It's impossible to say if I would do the same if I were her - I'll never know. And yes, I think there is a level of discomfort with the whole thing. And maybe it is taking Reality TV a bit too far. I'm certainly not going to be looking for Jade's news and phtotos, but then again I expect Mr. Clifford's efforts will ensure they get shoved in my face whether I like it or not.

Wednesday, 18 February 2009

How much is too much?

We are certainly curious by nature, I can’t see any other good reason for spending billions of dollars to hang out on the moon for a few minutes. But there is the element of control, or perhaps the illusion of control? You know the drill, happy, laughing pictures of people looking their best and comments about their general excellence on their walls.

On a slight departure, I’ve been trying to wrap my head around something and I’m not sure I’m entirely comfortable with it. Jade Goody’s public battle with cancer as orchestrated by controversial PR dude Max Clifford sits a little uneasily with me. Death and disease are not strangers to the spotlight but this seems entirely different, like it’s much more opportunistic. Like it’s being used as a hook, or rather more cynically, as a means of personal gain.

Did it all start with Reality TV?

Interesting question, Sarsour. Did it start with reality TV? Don't you think it's simply within human nature to want to know all those intimate, private, confidential details of strangers' lives? Reality TV shows like Big Brother are crap. But the ones with more interesting concepts like discovering talent on American Idol (which I just found out through Twitter that Ashton & Demi watch religiously) or even watching housewives switch homes and struggle (can be funny for some people - creeps me out though). But no, the Internet is completely different.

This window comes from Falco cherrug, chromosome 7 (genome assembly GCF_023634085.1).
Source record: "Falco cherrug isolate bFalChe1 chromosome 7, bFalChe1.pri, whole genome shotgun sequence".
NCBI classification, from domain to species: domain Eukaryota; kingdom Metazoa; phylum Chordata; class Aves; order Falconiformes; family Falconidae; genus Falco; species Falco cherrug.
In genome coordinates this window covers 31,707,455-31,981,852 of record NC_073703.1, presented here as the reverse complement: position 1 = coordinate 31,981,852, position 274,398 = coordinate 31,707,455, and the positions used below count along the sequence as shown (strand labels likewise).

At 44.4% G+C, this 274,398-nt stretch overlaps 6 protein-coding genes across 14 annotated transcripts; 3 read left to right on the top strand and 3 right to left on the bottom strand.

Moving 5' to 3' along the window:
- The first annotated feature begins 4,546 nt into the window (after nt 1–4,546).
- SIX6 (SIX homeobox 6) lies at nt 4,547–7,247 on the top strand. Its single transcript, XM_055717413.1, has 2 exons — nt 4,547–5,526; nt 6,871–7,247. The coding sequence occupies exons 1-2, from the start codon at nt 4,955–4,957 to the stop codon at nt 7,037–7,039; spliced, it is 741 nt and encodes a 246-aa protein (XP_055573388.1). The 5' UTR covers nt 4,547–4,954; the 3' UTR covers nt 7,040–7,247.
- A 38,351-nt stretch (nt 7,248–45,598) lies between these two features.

I like the mystery behind the people , and i think there's a fine line between a social network online and taking that offline. I mean, a Twestival once in a while for a good cause is cool, but do I actually want to integrate my Twitter life and Twitter followers into my offline life? I don't think so. That would take away so much from it. So to everyone who sends me direct messages saying "thanks for following, let's also connect on Facebook" the answer is ABSOLUTELY NOT!

Tuesday, 17 February 2009

Maisaloon!

You know I see your point about being empowered within social media, but it always seems like just a matter of time before advertising/marketing/PR catch up and start insidiously planting chocolate peanut butter cravings in my head.

I am liking social media though. I have yet to foray into the world of facebook but on an information level - Twitter rocks. In addition to immediate access to a wide range of news (be it industry, breaking or weird) there's also something wickedly fun about knowing that Stephen Fry is off for a walk.

I don't think we've lost the ability to communicate in a physically peopled environment. I would suggest that social media has redrawn the lines around what we consider to be personal information and what is for public consumption. Or was that was reality TV?

Dear Sara

I think it's cool that we're starting this blog. Although I've no idea where it's going to lead. I'm glad to see that you're embracing social media, and starting to accept that it's not necessarily an invasive, spying tool. It's funny how sometimes people ask me how I am or what 's my news, and I wonder: "if only you'd look at my Facebook profile that would save me having to update you." Most likely, if it's not on my profile, then I don't wanna tell you or anyone else about it.

Has social media limited our ability to interact human to human? Probably. But it's also broadened our horizons and given us a choice. I look for what I want, it doesn't get imposed on me.

Power to the people.